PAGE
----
I wasn’t sure about the whole thing so I tried to politely decline his suggestion, but he insisted a lot of times and even suggested I wasn’t being a ‘true Rajasthani’ at heart by declining. I could see he really did want me to come over and he meant it. I agreed and we decided to walk over to his house. He was telling me about his family while we were en route and about his life, he made me comfortable pretty soon. We walked and reached a small enclave where on the second floor he had his house. I nervously entered his house, the door was open, which was pretty much reflective about the family as well.
I was sitting on the sofa, while his wife came out and he introduced me to her saying, “He is like family, he is also from Rajasthan and is a Marwari like us.” That’s it. No more explanations and the three of us had a lively conversation for quite some time. They were extremely welcoming. He soon called out his three kids who came and stood in a line, and introduced themselves to me. Again, very polite and courteous kids. He then gave me a room to myself to change, freshen up and take some rest. I got ready, all suited up, ready for the interview. I still had a good four hours before the interview but decided to get ready and leave from there as I didn’t want to push too much on their courtesy.
I came out and he wasn’t ready to let me go so early, while we were negotiating, breakfast was served, delicious smelling and piping hot poha with bhujia sev. There was no way I was going to say no to it. This was followed by tea and again a wonderful conversation about different things, life in Kozhikode and what not. They put aside their morning schedule just for some stranger. I felt very humbled and grateful to these people, who were trying to make my short stay in Kozhikode so comfortable. Two hours had passed. It was time.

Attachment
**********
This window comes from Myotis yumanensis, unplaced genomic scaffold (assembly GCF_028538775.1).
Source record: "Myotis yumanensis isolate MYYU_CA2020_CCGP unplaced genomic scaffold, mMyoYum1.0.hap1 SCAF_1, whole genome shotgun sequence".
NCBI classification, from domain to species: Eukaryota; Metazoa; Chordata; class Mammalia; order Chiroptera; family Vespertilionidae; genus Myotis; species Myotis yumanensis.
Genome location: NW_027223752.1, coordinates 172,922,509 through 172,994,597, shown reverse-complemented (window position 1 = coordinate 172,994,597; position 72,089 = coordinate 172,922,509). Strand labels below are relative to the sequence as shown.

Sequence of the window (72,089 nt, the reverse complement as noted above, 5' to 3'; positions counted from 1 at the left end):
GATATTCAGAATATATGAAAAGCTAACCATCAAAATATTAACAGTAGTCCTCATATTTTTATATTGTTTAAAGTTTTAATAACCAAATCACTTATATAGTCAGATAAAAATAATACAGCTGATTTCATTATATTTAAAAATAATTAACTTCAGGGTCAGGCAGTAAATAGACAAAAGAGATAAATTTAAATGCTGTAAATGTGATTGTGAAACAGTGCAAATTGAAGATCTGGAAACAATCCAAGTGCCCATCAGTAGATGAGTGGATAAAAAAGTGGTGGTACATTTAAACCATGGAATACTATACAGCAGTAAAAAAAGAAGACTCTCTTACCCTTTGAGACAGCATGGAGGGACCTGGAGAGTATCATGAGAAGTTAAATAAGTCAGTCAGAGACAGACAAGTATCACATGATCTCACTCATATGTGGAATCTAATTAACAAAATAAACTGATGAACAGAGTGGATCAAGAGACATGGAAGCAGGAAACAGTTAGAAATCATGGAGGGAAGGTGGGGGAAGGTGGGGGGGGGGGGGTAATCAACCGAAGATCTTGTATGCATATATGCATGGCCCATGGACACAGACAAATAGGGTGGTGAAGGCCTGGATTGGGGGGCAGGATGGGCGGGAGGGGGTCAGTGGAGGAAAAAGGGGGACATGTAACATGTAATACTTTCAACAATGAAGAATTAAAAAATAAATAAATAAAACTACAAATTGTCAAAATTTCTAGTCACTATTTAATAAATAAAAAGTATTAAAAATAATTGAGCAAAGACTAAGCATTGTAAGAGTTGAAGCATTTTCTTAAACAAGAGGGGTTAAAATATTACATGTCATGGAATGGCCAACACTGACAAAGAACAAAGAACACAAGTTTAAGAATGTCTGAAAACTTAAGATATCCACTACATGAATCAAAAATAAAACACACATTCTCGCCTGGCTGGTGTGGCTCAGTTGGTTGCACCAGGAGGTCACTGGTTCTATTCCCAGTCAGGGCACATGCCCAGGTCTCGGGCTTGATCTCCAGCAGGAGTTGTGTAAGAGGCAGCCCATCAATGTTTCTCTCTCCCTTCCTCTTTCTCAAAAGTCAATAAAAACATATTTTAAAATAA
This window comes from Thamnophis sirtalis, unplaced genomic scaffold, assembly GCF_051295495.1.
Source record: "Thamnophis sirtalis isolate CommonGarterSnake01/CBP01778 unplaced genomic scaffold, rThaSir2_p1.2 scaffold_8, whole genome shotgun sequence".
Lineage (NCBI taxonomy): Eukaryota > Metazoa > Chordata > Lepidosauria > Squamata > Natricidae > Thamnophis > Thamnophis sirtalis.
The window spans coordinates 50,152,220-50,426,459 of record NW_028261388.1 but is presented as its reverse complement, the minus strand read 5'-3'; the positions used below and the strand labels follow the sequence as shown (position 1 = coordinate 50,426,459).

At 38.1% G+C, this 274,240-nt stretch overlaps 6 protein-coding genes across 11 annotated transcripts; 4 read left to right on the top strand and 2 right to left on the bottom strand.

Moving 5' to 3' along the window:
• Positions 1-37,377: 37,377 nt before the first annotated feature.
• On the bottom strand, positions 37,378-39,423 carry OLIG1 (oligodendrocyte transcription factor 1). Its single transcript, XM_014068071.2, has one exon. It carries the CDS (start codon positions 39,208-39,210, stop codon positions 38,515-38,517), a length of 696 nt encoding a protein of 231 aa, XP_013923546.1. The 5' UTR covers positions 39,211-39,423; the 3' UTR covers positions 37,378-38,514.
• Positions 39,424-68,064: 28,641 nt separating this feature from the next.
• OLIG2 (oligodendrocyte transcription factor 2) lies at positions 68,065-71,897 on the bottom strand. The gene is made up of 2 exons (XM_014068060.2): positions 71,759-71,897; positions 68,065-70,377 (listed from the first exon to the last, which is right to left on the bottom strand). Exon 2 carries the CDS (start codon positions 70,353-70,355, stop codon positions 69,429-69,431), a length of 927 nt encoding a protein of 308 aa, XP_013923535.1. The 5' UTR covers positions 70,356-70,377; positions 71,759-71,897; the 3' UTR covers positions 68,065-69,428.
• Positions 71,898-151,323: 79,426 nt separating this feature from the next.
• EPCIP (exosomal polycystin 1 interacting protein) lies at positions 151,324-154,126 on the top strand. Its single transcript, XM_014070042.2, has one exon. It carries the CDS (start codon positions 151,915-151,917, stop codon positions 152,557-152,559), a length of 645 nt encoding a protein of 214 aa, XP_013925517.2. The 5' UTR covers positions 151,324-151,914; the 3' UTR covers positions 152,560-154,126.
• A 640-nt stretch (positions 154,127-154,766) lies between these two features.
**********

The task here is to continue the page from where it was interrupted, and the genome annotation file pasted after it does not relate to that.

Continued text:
Just when I thought they couldn’t have done any more, he made his driver drop me as close as possible to the campus, which was around 30 kilometres away from there. While leaving they asked me to give them a call once I was done with my interview, so that the could show me around the city as my bus was scheduled to leave late at night. I had no words. I left there thanking them, but obviously, nothing that could have been enough. I just hope my eyes conveyed the gratitude that I felt for the family. Post the interview, I didn’t have enough time to spend with the family, but I did drop them a message and explained the situation. I wish I had taken a picture with them, but I couldn’t.
Even today, when I think of them I feel so moved by their hospitality and humanity. They had no obligation, no need of inviting me over and making me comfortable. But they did. Why? I can never know, but I sure hope people like them thrive and get rewarded with happiness in their life, for bestowing happiness in others’ lives with their acts – acts of humanity. God knows we need more people like them. After this incident I am one of those people too, they made an impression on me, inspired me to be like them and it was lasting.
Thanks to them, I was no longer the stranger in Kozhikode.